Travel: The Shopping Forecast

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Journey to the source

Number 8: Sol

If you want more than two minutes of fun in the sun this summer, you'd do well to catch a plane to Mexico. For sun overhead and a cool bottle of beer in the hand, head to Monterrey, third-largest city in the country and worldwide headquarters of the Cervecera Cuauhtemoc Moctezuma, brewers of Sol (meaning "sun" in Spanish) lager since 1899. This is the perfect place to toast the company's centenary - or the eclipse.

Cervecera Cuauhtemoc Moctezuma sounds Aztec in origin, but was in fact created in 1890 when two German-Mexican brewers, Radke and Hesselbart, joined forces with the locals Don Isaac Garza and Don Jose Caldern (owners of the only ice machine in Monterrey) and began importing Schnaider beer from St Louis, Missouri.

Joseph Schnaider proposed the creation of a "modern" brewery in Monterrey and, in 1890, Cervecera Cuauhtemoc was born. In 1985, the brewery joined with Cervecera Moctezuma to form one of the largest beer-producing companies in the world; these days, it generates about 90,000 jobs.

The pale golden nectar is known for its gleaming clear glass bottle. Jauntily engraved with a label that is designed to "transmit the genuine traditional image of Mexican values" - sunshine and beer presumably - the contents are said by some to be best gulped chilled with a slice of lime squeezed into the bottle's neck, though this practice is virtually unknown in the country of origin.

If you are going down Mexico way, the chances are that there will be a Cuauhtemoc brewery near you. There are seven in all - at Orizaba, Monterrey, Toluca, Veracruz, Navojoa, Guadalajara and Tecate - and, together they produce prodigious quantities of Mexican beer from Bohemia and XX Lager to Carta Blanca and, of course, Sol.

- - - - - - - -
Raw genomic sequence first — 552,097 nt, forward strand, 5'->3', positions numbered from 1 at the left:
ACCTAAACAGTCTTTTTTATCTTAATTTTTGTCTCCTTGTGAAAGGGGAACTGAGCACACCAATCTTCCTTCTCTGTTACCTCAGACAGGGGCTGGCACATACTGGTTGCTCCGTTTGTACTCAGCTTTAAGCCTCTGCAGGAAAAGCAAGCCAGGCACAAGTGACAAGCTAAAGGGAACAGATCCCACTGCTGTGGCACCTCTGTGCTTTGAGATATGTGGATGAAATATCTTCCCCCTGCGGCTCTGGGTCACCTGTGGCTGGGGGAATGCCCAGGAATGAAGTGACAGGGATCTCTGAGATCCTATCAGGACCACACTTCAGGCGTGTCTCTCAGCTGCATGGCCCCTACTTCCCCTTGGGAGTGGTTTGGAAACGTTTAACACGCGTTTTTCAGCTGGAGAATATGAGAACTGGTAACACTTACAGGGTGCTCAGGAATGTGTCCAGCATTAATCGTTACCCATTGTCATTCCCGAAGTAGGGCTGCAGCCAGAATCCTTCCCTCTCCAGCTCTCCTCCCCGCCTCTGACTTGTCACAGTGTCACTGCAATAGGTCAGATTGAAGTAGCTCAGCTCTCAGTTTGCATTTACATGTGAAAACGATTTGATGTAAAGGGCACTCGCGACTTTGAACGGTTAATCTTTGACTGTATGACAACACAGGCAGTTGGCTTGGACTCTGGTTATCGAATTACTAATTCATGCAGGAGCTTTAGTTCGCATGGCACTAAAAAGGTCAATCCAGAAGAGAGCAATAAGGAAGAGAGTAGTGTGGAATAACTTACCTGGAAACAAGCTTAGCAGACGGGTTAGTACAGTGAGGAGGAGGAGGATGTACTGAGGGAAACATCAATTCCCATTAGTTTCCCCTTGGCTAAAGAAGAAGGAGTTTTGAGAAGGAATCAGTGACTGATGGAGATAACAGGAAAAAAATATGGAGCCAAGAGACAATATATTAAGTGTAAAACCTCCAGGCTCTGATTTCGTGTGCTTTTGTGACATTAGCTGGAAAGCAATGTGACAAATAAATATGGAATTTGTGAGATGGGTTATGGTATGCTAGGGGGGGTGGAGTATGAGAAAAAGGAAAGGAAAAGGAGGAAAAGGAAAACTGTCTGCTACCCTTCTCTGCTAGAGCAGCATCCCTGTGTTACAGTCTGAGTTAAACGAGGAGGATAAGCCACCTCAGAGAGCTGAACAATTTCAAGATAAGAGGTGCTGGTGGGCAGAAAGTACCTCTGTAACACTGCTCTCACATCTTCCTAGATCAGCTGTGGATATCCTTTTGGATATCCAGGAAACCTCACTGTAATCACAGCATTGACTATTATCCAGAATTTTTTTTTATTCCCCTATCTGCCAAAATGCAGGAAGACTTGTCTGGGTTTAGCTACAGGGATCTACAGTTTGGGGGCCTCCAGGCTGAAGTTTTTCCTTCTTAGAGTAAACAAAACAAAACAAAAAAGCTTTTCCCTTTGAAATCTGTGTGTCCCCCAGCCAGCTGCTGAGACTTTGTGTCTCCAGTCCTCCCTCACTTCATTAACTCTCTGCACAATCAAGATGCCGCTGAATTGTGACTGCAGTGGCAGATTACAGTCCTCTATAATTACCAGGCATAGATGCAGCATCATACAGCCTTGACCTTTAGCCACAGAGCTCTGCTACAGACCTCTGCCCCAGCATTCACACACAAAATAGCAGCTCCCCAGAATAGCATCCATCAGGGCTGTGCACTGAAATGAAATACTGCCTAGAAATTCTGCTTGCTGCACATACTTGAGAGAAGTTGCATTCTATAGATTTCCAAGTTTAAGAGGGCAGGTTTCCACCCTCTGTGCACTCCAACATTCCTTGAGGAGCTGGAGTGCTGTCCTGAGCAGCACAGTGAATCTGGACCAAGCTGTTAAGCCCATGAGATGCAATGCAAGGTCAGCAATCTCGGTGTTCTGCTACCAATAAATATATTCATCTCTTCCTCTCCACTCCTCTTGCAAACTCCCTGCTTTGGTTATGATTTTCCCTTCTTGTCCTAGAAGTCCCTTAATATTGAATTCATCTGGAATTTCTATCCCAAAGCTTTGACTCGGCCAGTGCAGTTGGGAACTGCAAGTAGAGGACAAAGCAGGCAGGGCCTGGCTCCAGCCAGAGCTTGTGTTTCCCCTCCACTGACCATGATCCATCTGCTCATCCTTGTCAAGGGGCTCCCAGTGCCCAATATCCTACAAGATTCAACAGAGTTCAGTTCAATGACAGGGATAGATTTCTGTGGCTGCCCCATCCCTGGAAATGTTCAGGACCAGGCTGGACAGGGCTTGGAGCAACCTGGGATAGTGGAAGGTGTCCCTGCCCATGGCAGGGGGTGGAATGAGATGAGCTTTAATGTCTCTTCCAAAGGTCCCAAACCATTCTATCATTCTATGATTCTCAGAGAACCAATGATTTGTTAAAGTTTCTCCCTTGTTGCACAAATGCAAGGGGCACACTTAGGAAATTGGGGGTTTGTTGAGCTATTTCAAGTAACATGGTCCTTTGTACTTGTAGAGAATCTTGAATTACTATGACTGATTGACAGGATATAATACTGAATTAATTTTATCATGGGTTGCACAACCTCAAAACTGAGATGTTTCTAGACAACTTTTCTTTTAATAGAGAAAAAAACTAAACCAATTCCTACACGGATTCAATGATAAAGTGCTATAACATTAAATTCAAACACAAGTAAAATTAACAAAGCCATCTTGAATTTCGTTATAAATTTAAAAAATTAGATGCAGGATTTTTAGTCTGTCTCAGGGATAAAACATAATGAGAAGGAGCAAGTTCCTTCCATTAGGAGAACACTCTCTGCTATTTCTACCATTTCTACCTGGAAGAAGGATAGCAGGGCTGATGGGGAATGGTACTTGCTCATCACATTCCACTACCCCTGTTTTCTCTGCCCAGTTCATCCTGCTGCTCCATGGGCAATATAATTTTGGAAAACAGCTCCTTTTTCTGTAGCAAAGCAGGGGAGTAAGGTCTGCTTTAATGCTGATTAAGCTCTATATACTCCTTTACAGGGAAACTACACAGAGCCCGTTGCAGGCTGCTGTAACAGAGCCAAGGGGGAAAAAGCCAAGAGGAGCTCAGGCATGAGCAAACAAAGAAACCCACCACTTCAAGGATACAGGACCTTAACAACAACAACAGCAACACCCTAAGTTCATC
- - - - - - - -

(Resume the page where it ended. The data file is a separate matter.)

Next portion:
Each of the plants is open to visitors and tours are free (call 00 528 328 5703 for details and to check timings) but, to get really close to the source, you'll need to start at the Cuauhtemoc Brewery in Monterrey. The Monterrey plant is not only the oldest brewery in the company, but also the oldest brewery in Mexico, and the 112,000-square-metre site produces an impressive annual volume of 660 million litres of beer.

The brewery is at Avenida Alfonso Reyes, 2202 Norte, Monterrey, close to Metro Central, and is open for tours from Monday to Friday from 9.30am to 3.30pm and on Saturdays from 9.30am to 1pm. The brewery grounds include the Monterrey Museum, exhibiting just about everything from a Mexican Baseball Hall of Fame to modern art displays, but if you're feeling thirsty, stick to the brewery. Once you've seen how Sol is made, appreciate how it tastes with a small bottle or two of beer - handed out free in the gardens. If you want to buy while you're here, it'll cost you around 10 pesos (70p) per bottle. Since a bottle of Sol from your local branch of Oddbins (0181-944 4400) will cost you pounds 1.09, buy 1,138 bottles in Monterrey and flog them back home to pay for a pounds 444 flight to Monterrey on Continental via Houston with South American Experience (0171-976 5511). That way you can come back to do a sunny tour of the other six breweries, happy in the knowledge that beer is good for you.

According to the Sol website (www.f, the beer contained in one 325ml bottle "has an equal nutritious value to 58g of beef, three- and-a-half tortillas, or 90g of beans" and is also a rich source of B vitamins, "necessary energy for everyday activities" such as eclipse- watching.

Gadget of the week

The aluminised Mylar eclipse viewer

If you're planning to look skyward on 11 August, make sure your luggage includes an eclipse viewer. Made from aluminised Mylar and aluminium, the "glasses" help to reduce the intensity of the sun to a safe level, thereby protect-

ing your eyes while you wait for the eclipse.

Get a pair free with your comprehensive Guide to the 1999 Total Eclipse of the Sun (pounds 5.99 from the Royal Greenwich Observatory, 01223 374000 or e-mail: eclipse99